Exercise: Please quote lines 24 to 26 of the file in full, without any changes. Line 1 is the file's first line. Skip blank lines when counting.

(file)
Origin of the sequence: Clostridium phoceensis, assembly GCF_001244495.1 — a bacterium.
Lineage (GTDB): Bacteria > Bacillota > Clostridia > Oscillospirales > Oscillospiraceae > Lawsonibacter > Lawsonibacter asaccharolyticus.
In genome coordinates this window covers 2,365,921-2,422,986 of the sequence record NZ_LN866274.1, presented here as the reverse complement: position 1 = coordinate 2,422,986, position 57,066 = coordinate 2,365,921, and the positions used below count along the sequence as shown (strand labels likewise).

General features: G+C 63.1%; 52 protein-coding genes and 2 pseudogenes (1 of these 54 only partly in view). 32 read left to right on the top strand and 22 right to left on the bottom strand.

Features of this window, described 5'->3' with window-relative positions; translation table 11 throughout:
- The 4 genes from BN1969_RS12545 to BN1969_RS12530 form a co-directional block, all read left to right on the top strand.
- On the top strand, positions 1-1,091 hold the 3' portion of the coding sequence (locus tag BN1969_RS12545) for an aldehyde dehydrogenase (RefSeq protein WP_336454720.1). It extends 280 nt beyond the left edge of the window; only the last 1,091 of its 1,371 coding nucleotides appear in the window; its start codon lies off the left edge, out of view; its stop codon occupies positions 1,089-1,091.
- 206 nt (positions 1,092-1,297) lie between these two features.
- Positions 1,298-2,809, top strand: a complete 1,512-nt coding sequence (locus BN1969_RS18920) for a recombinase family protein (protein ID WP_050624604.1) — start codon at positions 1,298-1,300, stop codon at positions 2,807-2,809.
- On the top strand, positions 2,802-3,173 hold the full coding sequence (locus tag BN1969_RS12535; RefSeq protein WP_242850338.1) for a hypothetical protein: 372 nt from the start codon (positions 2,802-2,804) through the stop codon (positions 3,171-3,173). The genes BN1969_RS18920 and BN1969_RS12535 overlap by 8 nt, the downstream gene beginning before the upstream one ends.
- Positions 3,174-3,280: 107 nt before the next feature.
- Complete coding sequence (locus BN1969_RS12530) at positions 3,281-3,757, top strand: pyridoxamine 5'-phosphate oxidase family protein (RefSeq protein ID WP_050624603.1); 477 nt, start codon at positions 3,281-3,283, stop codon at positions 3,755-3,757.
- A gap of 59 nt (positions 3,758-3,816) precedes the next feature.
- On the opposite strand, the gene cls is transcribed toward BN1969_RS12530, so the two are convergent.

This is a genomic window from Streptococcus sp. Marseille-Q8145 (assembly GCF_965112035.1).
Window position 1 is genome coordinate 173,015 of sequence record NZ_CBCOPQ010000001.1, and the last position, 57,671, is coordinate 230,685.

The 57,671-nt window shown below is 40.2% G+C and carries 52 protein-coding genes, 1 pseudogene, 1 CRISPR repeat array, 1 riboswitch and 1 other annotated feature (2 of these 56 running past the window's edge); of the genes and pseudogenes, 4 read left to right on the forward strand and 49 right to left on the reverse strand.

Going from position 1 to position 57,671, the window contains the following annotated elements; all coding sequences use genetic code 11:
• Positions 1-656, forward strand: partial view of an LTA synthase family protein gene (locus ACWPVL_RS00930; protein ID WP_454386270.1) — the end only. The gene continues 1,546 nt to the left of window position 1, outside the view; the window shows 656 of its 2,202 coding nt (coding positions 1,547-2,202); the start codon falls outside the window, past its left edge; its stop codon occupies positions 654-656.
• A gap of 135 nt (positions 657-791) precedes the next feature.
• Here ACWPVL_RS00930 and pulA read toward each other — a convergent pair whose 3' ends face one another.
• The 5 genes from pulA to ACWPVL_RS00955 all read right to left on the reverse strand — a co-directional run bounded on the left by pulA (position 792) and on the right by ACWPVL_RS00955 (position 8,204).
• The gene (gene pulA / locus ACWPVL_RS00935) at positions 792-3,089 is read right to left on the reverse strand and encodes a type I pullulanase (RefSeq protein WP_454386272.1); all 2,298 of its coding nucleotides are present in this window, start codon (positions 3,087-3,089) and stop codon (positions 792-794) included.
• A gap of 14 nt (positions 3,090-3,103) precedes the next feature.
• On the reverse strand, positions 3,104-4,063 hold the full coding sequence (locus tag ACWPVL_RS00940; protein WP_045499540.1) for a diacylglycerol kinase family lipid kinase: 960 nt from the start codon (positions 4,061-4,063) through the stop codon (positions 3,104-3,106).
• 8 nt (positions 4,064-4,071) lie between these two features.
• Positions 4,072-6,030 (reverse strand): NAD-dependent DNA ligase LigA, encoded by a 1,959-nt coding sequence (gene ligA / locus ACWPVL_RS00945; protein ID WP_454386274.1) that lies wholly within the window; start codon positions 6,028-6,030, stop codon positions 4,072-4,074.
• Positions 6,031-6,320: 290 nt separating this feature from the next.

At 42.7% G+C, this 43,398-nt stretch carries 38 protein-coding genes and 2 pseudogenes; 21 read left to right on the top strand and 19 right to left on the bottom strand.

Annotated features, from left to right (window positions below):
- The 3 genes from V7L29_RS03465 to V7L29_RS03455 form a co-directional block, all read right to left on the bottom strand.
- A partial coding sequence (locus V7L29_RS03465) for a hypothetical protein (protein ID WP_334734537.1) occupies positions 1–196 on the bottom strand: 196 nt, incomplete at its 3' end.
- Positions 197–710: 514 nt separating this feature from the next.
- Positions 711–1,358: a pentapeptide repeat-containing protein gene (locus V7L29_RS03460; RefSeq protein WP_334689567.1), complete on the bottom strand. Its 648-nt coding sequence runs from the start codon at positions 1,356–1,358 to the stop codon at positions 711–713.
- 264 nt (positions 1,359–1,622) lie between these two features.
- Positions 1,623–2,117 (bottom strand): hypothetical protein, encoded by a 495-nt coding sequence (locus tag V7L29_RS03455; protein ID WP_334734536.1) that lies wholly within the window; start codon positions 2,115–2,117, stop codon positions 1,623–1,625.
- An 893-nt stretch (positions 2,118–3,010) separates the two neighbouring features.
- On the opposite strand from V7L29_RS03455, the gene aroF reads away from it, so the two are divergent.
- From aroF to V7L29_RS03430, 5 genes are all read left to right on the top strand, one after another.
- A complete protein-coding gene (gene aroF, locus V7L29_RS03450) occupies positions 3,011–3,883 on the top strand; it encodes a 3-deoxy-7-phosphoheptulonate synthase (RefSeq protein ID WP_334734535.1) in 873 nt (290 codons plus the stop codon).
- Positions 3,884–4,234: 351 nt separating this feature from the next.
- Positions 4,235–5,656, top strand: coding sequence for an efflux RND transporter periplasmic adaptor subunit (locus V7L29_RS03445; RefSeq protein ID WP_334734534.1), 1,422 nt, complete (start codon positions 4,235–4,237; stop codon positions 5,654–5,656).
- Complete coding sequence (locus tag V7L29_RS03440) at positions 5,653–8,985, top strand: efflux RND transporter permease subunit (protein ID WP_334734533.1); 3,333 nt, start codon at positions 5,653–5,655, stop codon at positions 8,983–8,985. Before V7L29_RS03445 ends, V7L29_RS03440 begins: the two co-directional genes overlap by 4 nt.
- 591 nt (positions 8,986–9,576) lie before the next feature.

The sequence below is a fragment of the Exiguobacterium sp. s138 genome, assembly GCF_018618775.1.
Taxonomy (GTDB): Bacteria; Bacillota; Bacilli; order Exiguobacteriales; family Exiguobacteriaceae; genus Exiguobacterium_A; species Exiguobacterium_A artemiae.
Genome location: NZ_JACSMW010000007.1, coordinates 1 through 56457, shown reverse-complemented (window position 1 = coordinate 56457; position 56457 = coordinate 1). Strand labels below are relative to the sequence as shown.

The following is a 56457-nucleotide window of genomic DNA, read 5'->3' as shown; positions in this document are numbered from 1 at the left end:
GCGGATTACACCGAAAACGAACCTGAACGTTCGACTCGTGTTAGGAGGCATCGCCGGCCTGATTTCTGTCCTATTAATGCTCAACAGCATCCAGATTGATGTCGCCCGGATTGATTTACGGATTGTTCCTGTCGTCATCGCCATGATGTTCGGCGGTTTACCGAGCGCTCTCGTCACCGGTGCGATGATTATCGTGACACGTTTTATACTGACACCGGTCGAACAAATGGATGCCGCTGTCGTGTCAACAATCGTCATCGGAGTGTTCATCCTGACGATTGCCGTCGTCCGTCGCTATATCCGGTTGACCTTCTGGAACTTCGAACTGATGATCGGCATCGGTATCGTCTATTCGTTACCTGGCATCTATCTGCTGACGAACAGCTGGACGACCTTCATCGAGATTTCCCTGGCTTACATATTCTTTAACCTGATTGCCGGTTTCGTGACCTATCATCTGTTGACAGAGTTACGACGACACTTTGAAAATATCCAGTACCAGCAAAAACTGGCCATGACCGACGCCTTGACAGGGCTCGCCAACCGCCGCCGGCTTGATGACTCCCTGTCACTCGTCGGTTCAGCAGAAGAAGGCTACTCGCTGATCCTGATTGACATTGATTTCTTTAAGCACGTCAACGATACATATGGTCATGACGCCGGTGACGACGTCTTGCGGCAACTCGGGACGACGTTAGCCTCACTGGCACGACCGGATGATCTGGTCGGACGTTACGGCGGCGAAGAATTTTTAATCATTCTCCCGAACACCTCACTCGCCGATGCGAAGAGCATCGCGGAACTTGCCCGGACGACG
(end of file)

• A gap of 14 nt (positions 3,090-3,103) precedes the next feature.
• On the reverse strand, positions 3,104-4,063 hold the full coding sequence (locus tag ACWPVL_RS00940; protein WP_045499540.1) for a diacylglycerol kinase family lipid kinase: 960 nt from the start codon (positions 4,061-4,063) through the stop codon (positions 3,104-3,106).
• 8 nt (positions 4,064-4,071) lie between these two features.